Ameraucana Chickens: Know Before You Buy!

Ameraucana Chickens: Know Before You Buy!

With large expressive eyes, Ameraucana chickens could just be the inspiration for the angry hen stereotype in cartoons.

 

But there’s more to this rare chicken than their eyes, multicolored feathers, and the lovely blue eggs they lay!

 

You’ll see online that lots different types of chickens are sold as Ameraucana chickens.

 

This breed of chicken is easily confused with the Araucana chicken and Easter Eggers – especially since both breeds lay blue eggs.  

 

Araucana vs Ameraucana vs Easter Egger are common subjects in forums and threads, but Ameraucana chickens have a few stand out characteristics that separate it from the other blue egg layers.

 

From afar, you’d see a beautiful creature that does not look like the average chicken in the coop. Now, let’s inspect the Ameraucana chicken from head to toe.

 

About Ameraucana Chickens – Breed Characteristics, History, & Personalities

For a little bit of storytelling, Ameraucana chickens originated in the United States.

 

Agricultural scientists created this breed, hoping to preserve the genetics of the South American, blue-egg laying Araucana chicken – but also to eliminate its lethal gene that can kill the chick while inside the shell.

 

Eventually, the Pratt Experimental Farm in Pennsylvania got the right genes together sometime in the early 70’s.

 

And yes, most breeds of chickens are not considered “true chicken breeds” by most people until the American Poultry Association (APA) says so, and eight varieties later it was finally recognized by APA and American Bantam Association (ABA) in the 1980s.

 

Ameraucana chickens have a beautiful curved beak, large eyes, and a red “pea” comb. This pea comb, together with the wattles and the round earlobes, should be red.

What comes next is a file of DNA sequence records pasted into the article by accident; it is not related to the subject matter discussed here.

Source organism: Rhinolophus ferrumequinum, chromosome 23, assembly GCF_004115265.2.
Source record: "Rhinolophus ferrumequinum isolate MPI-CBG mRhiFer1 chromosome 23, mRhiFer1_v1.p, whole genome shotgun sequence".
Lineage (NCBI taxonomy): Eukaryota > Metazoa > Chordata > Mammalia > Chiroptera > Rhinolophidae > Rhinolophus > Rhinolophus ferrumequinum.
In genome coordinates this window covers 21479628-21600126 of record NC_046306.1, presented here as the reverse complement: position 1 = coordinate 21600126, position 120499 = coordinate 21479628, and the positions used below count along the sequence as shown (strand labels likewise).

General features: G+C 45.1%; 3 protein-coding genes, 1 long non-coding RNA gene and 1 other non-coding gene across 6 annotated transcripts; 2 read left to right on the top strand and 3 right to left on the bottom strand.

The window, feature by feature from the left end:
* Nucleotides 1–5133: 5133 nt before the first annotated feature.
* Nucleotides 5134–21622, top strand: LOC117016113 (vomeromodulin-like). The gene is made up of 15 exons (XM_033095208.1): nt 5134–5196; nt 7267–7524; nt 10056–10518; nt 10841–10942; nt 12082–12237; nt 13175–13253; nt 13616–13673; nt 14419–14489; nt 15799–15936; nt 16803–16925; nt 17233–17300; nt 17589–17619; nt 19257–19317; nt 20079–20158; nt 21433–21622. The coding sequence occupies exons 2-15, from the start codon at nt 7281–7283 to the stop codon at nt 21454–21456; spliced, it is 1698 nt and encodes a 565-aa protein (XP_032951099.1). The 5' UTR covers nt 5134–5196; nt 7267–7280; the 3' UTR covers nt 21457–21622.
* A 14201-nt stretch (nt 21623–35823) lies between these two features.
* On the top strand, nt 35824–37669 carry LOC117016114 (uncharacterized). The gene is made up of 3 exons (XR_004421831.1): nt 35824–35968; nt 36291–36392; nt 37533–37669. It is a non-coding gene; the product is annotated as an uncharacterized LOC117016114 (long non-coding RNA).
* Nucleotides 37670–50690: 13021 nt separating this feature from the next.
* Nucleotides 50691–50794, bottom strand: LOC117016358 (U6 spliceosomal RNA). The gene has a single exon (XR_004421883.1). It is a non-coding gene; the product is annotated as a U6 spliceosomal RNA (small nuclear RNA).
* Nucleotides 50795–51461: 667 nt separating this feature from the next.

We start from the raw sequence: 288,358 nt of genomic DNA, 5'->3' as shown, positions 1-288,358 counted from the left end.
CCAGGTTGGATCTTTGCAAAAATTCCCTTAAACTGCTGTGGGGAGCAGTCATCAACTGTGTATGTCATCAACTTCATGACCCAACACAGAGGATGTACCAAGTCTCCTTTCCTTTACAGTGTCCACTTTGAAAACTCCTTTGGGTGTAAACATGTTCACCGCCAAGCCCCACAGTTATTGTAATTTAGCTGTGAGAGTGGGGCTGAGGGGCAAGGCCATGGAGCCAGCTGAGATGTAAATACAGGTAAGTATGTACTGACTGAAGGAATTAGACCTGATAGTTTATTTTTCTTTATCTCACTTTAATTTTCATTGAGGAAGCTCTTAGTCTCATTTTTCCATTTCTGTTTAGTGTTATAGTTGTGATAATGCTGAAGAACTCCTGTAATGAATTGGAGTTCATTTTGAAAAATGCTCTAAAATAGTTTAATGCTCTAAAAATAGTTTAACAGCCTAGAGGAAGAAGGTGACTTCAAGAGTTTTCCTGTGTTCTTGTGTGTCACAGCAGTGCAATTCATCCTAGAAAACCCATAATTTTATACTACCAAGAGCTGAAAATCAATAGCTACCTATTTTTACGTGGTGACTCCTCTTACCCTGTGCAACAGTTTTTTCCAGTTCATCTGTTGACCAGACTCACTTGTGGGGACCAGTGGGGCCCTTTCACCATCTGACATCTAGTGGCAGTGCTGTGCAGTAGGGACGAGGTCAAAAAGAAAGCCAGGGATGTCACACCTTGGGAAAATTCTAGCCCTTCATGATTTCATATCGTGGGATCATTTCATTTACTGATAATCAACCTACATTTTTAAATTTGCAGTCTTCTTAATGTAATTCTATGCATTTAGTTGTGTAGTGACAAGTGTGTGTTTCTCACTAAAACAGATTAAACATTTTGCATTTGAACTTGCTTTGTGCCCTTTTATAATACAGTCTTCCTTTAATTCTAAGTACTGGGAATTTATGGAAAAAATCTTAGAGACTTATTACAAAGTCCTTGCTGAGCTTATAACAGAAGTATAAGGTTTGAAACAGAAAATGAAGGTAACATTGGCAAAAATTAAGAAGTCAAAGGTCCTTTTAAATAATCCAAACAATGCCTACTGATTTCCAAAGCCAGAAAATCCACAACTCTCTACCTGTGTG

Ameraucana chickens also appear to have a “beard of feathers” and adorable muffs that sometimes almost cover their face.

 

This makes them charming – giving you more reason to own and breed one, if the chicken gods would permit you to find Ameraucana chickens for sale.

 

If closely compared the Araucana and Easter Eggers, Ameraucanas will also have a well spread, full tail. (Araucana chickens, on the other hand, are “rumpless.”

 

This chicken breed also sports a few uncanny characteristics like having blue slate shanks and bottoms.

 

Are Ameraucanas Cold Hardy?

Most chicken breeds (like Silkies) are cold hardy, and Ameraucanas are no exception – ours have always done better in winter than summer.

 

Our Ameraucanas don’t really like going out in the snow, but because they have small pea combs and smaller wattles, they are resistant to frostbite on these areas.

 

They also lay well during colder seasons.

 

Offering your flock extra treats during the colder months can lift their spirits and provide extra protein.

 

Can Ameraucana Chickens Fly?